New Amber Alert system sparks concerns

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by KRIS BETTS / KVUE News and photojournalist JOHN GUSKY

Bio | Email | Follow: @KrisB_KVUE

kvue.com

Posted on January 11, 2013 at 7:09 PM

Updated Friday, Jan 11 at 7:21 PM

AUSTIN -- Since January 1, Amber Alerts are automatically sent to smartphones in the area where a child was abducted, whether or not you signed up to receive them. It’s called the Commercial Mobile Alert System, or CMAS.

“Under this new system, if you’re visiting the Austin area from Dallas, and we have an Amber Alert in Austin, you will receive that on your wireless phone,” said David Boatright with the National Center for Missing and Exploited Children, or NCMEC.

But there’s concern that the alerts don’t include enough information, since the texts sent out to phones this week after two children went missing in the Houston and Lubbock area simply stated: “An Amber Alert has been issued in your area, please check local media.”

“I’d feel better if there was more information with the alerts, but it’s comforting to know it’s getting out,” an Austin-area mother told KVUE, after receiving an alert on her phone this week. However, she could not tell if the alert was regarding the Houston disappearance, or the one in the Lubbock area.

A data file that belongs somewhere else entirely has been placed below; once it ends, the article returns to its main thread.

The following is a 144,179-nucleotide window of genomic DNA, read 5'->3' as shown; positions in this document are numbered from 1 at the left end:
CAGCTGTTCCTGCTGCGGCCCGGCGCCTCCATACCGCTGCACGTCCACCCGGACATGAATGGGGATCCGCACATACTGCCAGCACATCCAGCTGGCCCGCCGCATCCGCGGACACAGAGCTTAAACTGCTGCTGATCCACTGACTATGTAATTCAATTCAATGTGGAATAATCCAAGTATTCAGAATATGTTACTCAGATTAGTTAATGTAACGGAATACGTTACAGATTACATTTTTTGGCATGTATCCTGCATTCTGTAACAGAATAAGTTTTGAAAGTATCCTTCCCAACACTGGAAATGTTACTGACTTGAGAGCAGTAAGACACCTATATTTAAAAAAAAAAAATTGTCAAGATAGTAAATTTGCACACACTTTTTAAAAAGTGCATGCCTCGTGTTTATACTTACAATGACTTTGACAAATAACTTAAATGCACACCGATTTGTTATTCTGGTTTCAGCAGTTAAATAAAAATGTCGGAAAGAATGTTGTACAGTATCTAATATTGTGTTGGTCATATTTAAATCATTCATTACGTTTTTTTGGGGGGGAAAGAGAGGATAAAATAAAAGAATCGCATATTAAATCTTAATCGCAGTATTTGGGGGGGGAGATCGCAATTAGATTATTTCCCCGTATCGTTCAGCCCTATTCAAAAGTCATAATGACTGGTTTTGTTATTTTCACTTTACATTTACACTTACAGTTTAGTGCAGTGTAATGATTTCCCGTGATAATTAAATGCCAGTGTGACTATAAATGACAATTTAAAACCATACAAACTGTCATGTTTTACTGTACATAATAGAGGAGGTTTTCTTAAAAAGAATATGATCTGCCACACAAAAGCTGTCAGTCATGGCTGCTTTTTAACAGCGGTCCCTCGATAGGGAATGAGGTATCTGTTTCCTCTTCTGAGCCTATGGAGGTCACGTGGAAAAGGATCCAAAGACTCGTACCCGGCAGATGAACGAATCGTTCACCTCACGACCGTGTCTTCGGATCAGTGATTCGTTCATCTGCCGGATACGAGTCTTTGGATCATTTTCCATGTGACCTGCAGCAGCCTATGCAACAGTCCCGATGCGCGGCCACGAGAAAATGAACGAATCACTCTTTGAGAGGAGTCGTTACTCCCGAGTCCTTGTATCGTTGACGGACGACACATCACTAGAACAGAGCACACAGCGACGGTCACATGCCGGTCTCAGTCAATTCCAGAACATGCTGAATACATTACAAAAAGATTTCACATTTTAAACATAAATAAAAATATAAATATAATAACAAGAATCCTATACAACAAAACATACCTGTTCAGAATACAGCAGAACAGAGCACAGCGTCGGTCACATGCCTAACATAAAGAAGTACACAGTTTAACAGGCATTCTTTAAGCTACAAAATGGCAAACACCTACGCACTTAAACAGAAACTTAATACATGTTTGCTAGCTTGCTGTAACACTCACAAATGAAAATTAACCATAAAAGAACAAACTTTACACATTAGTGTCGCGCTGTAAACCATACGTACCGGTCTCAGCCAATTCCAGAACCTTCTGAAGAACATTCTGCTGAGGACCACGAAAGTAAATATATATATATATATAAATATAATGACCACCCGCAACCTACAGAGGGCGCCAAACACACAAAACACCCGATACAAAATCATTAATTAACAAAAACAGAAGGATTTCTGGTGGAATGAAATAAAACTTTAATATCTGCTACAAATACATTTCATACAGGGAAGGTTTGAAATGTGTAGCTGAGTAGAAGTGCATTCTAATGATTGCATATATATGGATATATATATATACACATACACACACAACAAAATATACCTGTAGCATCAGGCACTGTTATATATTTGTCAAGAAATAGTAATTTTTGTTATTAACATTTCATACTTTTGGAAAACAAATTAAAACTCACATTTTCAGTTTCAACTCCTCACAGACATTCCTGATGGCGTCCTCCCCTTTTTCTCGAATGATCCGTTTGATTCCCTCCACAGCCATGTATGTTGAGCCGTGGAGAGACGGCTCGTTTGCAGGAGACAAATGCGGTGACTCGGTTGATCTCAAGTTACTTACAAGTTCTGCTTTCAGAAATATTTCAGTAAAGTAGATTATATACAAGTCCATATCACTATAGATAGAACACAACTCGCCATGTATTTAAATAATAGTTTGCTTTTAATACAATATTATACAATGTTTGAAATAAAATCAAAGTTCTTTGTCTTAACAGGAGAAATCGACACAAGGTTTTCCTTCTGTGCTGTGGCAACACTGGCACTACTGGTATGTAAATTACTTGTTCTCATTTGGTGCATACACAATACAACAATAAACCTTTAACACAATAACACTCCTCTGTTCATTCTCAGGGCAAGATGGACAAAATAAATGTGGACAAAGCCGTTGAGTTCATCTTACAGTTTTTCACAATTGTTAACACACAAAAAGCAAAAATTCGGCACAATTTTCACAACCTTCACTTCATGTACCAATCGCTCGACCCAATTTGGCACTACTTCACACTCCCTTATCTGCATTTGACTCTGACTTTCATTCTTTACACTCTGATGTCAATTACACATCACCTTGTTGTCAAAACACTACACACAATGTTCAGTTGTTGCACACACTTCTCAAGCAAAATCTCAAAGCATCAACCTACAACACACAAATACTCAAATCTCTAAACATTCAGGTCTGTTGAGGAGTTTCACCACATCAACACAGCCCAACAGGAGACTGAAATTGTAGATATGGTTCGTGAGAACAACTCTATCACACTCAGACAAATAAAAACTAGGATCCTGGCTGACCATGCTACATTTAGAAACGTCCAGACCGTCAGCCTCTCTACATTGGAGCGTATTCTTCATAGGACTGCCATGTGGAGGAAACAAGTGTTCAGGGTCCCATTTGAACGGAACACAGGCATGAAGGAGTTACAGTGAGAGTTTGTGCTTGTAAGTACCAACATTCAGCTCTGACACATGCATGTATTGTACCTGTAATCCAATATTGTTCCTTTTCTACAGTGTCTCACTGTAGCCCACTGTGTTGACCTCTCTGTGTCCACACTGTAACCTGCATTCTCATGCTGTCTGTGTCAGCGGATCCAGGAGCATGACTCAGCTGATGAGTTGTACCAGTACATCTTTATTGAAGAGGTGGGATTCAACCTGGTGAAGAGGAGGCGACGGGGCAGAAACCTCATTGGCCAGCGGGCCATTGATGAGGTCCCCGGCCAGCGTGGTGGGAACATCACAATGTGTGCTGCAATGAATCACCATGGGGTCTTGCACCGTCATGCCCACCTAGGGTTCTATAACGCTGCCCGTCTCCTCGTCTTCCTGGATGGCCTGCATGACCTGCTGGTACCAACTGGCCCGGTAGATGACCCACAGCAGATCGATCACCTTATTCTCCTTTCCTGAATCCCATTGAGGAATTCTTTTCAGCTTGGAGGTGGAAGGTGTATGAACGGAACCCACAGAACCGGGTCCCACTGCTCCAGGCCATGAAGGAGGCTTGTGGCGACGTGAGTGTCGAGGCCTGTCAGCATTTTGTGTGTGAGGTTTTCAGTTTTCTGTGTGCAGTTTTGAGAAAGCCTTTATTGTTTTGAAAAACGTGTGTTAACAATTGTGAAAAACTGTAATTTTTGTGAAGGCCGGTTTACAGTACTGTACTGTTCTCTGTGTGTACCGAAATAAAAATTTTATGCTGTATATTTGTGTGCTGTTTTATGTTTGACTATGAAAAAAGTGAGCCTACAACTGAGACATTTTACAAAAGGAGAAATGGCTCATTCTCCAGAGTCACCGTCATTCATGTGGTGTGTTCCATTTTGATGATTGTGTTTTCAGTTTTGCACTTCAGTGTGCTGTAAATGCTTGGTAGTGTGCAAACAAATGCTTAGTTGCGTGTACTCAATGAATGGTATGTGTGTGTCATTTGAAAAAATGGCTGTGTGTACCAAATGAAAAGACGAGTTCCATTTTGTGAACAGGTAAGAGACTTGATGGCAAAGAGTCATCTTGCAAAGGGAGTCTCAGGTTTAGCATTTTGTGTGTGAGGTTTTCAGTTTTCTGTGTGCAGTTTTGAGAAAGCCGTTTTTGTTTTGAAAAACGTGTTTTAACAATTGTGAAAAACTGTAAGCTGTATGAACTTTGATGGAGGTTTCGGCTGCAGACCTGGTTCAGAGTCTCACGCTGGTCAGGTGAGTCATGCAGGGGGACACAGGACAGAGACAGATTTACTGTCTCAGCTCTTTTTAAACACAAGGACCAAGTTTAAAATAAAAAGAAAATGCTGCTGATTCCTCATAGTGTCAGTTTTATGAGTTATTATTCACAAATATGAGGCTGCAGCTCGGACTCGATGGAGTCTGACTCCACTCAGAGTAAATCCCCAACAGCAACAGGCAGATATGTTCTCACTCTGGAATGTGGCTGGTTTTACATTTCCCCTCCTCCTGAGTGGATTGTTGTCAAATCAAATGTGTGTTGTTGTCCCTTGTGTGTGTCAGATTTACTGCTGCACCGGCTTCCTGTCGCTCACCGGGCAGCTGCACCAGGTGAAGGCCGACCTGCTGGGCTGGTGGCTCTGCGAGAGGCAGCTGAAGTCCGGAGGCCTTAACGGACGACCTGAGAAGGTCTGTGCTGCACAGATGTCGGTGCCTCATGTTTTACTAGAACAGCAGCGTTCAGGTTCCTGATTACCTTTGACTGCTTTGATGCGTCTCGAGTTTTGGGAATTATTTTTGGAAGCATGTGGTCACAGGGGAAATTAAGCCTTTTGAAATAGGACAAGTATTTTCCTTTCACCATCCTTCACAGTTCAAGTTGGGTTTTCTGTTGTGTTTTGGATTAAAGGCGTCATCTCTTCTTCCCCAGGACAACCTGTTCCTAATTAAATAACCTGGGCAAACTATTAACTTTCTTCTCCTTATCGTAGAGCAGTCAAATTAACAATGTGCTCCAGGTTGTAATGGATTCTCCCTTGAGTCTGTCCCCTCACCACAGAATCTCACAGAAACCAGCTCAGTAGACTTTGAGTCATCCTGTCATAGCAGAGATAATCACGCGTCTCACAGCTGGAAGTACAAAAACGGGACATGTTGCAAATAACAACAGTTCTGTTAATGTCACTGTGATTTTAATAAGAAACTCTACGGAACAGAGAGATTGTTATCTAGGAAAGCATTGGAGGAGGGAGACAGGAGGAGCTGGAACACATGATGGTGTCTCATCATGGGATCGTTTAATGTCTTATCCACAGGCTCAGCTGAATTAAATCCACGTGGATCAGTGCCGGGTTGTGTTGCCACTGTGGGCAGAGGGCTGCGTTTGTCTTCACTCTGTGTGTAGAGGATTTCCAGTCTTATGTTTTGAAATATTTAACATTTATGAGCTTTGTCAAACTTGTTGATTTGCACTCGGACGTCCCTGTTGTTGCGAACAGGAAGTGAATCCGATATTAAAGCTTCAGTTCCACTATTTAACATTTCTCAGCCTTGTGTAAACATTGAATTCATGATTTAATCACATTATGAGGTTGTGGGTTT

Another concern is the alert tone your phone will make if you receive an automatic text: it’s been described as “loud”, “scary”, and “annoying.” It’s a unique tone to let you know an Amber Alert has been issued.

You can hear the tone by clicking here.

Boatwright tells us NCMEC is still working on ways to improve the messaging system, and welcomes any input.

You can give feedback by clicking here.

Since 1996, Amber Alerts have resulted in the rescue of more than 600 children and NCMEC is always looking for new ways to alert the public if a child goes missing. However, the new mobile alert system gives out very limited information and television stations are concerned that people might not find more details when the alert directs them to “check local media.”

“For a city that’s way out of our area, that would be for that city only, and we would ignore something like that. We wouldn’t even get an alert,” said KVUE’s Director of Technology Mike Wenglar, in regards to this week's Amber Alert message in Austin regarding the Houston abduction. He’s concerned people will receive these texts, check local media and find there is no additional information.

If you do not want to receive the new Amber Alerts, you can opt out of them by changing your cell phone settings.

Texas will join the nation in observing National Amber Alert Awareness Day on January 13, 2013.

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